However, I must make it clear that God does not ignore our pain. Actually He hurts with us. But He leaves pain and sorrow and hardship in this world because without the pain we would not likely turn to Him. God is very good at bringing good out of bad situations. I Invite you to also read the lesson called What Would Life Be Like Without Pain?

2. We live in a sinful environment and God has not promised to change that, rather He wants to change us from the inside out.

Ever since Adam and Eve fell into sin, this world has been full of violence, suffering and death. God will not change that until the end has come.  In ancient times, life was often rough. There were many wars, people were taken captive as slaves, the rich oppressed the poor, and I could go on. Jesus did not do much to change the living conditions of the people of His day. He did not eliminate poverty or sickness or suffering. He did not try to overthrow the wicked Roman rulers; He did not try to replace the corrupt religious leaders with righteous ones. He focused on spiritual renewal, not political renewal.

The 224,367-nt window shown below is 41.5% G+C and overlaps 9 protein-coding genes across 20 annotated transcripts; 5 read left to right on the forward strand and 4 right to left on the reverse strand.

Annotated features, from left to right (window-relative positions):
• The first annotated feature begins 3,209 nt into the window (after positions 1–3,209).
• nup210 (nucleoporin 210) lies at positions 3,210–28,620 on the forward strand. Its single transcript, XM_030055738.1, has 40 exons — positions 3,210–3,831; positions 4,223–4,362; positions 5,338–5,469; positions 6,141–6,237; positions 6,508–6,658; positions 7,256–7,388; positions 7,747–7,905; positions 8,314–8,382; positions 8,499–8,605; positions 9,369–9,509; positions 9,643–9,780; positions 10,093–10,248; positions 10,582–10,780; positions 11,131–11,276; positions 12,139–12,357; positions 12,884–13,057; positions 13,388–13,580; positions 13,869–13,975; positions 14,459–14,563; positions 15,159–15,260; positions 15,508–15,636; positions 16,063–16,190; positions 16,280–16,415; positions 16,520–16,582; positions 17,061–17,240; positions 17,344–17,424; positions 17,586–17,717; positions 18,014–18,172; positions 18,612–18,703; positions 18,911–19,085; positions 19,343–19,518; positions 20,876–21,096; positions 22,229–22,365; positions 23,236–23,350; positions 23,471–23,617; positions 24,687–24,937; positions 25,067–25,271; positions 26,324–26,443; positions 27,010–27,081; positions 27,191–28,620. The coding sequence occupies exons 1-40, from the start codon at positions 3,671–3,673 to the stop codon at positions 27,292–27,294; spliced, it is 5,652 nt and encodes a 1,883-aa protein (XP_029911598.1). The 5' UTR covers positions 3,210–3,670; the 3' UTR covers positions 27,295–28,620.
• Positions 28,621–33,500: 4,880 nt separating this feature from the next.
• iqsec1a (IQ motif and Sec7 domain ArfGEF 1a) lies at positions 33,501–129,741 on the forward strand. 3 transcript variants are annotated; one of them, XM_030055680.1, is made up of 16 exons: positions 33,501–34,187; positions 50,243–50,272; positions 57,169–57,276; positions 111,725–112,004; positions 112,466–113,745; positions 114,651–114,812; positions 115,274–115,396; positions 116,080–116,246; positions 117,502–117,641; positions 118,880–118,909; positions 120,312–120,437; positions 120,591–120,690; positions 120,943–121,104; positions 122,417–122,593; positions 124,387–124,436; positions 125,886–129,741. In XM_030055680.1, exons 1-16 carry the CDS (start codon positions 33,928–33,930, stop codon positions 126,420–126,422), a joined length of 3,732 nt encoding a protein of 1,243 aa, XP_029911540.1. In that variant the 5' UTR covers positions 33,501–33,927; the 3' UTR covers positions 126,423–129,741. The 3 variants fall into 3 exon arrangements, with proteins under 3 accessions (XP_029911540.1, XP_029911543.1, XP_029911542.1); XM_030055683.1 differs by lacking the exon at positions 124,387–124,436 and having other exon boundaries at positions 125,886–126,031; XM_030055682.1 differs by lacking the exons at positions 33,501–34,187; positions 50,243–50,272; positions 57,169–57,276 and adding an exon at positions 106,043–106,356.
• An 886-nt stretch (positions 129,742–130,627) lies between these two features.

The Jews thought the Messiah would come to free them from Roman rule. They thought it was wrong and evil that the Romans ruled over them the way they did. The Jews yearned to be a free people and expected Jesus to bring them political freedom. But Jesus wanted them to see that they accepted enslavement to sin and even participated in it, despite their complaining about being oppressed by Rome. It was a contradiction they were not even aware of.

Regarding the slavery of that day, God did not try to change the living conditions which caused their suffering because it was their suffering that reminded them that they were under a curse of sin.